Second of two parts
By Robin M. Wolpert
Chair, Lawyers Professional Responsibility Board
Matthew Walker’s book, Why We Sleep, exposes our collective ignorance of the importance of sleep to our health and well-being. I used to believe that getting six hours of sleep per night on the weekdays was a big victory. I thought I could catch up on my sleep on the weekends. According to the neuroscience, this is wrong. If you are regularly getting less than seven hours of sleep per night, you are hurting yourself as severely as if you regularly smoked or drank to excess. (Yikes!) What’s more, your brain does not work like a bank. The brain can never recover the sleep it has missed. (id. at 63-64)
This is the second of two articles on the subject of sleep and lawyer well-being. The first article explores why we sleep and the startling results of not getting enough of it. This second article dives back into the subject of short sleeping and its impact on mental and physical health—including the impact of caffeine, alcohol, and LED devices on sleep. After introducing some tips for inducing sleep, I make the case for updating the recommendations of the ABA and National Task Force on Lawyer Well-Being to include “prescribing sleep.”
Short sleeping and lawyer well-being
One of the most important functions of client service is to learn the law and facts of a case. Short sleeping, however, blocks the ability to learn. If we don’t sleep enough the very first night after learning, we lose the chance to consolidate those memories, even if we get lots of catch-up sleep later. (id. at 157) Those few memories we are able to learn while sleep deprived are forgotten far more quickly. (id. at 154-55)
Cool, rational thinking and self-composure are hallmarks of good lawyering. Lack of sleep creates emotional irrationality the next day. The under-slept brain swings excessively to both extremes of emotional valence, positive and negative. (id. at 215-17) Without sufficient sleep, we cannot correctly discern the emotions of others. (id.) We fall back on our inherent bias of fear in interacting with others. (id.) This impacts social interactions necessary for client service, team-building, advocacy, leadership, and diversity and inclusion.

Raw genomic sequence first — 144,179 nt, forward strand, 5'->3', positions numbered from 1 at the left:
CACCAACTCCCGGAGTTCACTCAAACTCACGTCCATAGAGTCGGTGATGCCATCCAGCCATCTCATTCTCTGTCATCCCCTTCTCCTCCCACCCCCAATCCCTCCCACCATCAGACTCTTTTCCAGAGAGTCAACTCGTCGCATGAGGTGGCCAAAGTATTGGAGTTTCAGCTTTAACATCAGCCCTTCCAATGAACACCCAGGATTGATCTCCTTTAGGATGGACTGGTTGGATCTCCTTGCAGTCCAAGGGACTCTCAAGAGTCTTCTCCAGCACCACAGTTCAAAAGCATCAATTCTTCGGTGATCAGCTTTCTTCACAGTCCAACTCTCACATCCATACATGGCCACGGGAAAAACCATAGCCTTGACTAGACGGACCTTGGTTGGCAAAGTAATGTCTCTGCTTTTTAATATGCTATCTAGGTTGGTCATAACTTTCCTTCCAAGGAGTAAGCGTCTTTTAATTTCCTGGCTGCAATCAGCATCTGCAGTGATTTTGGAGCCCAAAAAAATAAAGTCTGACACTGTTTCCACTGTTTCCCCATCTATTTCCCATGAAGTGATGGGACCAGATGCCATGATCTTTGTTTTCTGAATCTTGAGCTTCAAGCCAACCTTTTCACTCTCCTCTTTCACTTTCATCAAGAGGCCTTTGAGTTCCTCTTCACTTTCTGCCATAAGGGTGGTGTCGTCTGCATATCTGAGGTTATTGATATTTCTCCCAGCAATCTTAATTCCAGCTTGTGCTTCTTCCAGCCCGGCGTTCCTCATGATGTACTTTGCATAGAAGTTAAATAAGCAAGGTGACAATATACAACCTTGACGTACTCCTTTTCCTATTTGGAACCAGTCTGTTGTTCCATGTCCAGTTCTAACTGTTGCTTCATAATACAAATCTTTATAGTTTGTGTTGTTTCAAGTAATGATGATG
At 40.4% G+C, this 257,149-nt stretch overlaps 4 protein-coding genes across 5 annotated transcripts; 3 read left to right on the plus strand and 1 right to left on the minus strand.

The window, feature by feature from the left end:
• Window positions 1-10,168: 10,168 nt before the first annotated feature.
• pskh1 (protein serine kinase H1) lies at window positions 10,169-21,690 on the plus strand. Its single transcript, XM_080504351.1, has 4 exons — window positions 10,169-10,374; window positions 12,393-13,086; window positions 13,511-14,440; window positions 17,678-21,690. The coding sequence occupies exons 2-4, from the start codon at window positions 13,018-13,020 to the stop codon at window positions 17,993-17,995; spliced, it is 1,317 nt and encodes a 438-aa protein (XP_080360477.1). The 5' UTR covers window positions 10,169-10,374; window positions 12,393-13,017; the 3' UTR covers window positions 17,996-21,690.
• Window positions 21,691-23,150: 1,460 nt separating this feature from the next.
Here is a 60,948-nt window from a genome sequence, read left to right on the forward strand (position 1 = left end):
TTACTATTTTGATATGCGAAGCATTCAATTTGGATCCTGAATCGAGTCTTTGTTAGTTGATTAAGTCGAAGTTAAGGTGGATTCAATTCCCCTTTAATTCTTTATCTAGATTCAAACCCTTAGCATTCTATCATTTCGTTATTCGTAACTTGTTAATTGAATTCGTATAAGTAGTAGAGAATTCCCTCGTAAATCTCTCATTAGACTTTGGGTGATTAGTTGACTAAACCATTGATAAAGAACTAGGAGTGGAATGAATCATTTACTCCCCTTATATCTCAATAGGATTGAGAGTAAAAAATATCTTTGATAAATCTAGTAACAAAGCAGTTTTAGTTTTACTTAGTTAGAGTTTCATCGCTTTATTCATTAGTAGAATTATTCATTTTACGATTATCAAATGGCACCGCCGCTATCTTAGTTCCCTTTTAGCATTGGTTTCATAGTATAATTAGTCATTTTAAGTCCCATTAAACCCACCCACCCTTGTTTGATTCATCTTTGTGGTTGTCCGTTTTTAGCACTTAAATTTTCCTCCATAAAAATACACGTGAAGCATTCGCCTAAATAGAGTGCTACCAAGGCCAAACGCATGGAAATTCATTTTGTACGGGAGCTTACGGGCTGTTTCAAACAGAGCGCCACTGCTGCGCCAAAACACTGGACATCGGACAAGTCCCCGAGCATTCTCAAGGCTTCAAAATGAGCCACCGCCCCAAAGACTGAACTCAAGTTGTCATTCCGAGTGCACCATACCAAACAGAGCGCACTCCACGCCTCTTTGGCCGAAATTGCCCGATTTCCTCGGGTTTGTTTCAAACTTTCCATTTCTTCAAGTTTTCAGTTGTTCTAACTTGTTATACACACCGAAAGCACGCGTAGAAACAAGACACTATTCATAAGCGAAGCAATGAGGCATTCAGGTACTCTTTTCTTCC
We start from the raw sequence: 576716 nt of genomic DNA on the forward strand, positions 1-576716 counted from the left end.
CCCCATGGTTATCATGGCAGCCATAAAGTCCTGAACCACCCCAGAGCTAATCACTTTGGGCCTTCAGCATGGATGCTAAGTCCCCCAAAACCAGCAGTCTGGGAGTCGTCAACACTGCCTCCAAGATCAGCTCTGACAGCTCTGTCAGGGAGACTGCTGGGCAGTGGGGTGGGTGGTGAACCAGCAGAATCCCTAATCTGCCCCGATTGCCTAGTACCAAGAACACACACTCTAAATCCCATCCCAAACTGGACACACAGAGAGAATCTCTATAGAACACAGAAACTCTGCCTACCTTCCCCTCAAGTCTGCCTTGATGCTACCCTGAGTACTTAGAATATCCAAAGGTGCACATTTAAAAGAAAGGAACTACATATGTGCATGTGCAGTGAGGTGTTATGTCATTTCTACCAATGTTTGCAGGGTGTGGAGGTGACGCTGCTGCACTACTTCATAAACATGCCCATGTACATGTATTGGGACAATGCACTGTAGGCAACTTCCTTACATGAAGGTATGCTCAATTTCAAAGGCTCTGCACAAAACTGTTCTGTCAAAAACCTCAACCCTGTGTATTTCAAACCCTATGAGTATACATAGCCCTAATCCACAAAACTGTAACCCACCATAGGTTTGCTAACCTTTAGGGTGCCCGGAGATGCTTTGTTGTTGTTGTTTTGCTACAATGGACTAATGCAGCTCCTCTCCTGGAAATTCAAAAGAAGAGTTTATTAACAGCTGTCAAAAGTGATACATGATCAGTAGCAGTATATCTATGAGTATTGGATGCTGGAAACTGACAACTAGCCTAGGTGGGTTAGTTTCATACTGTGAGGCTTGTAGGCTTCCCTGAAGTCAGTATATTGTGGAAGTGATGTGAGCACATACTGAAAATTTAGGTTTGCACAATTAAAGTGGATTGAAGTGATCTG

Most of us travel to visit clients and attend court hearings, not to mention bringing our kids to school. Vehicular accidents caused by drowsy driving exceed those cause by alcohol and drugs combined. (id. at 5) Sleep deprivation slows your reaction time and makes you stop responding all together. (id. at 140) That’s why drowsy driving is worse than driving drunk. (id.)
Our work schedules favor “morning larks” and hurt “night owls.” Every human being has a genetically determined 24-hour circadian rhythm. (id. at 14). For some, the peak of wakefulness arrives early in the day and their sleepiness trough arrives early at night. (id. at 20-21) “Morning larks” comprise about 40 percent of the population. (id.) “Night owls” comprise 30 percent of the population. (id.) Society’s work scheduling is strongly biased toward early start times that hurt owls and favor larks. (id.) Job performance of owls is far less optimal in the mornings and they are prevented from expressing their true performance potential during the work day. (id.) Owls are more chronically sleep deprived and suffer higher rates of depression, anxiety, diabetes, cancer, heart attack, and stroke. (id.)
Caffeine blocks the sleepiness signal normally communicated to the brain by adenosine. (id. at 28) It takes a long time for the body to remove caffeine from your system so that you can go to sleep. Caffeine has a half-life of 5 to 7 hours. (id.) This means that if we have a cup of coffee after dinner, at 7:30 p.m., 50 percent of that caffeine may still be active at 1:30 a.m., meaning we will not be able to fall asleep easily. (id.)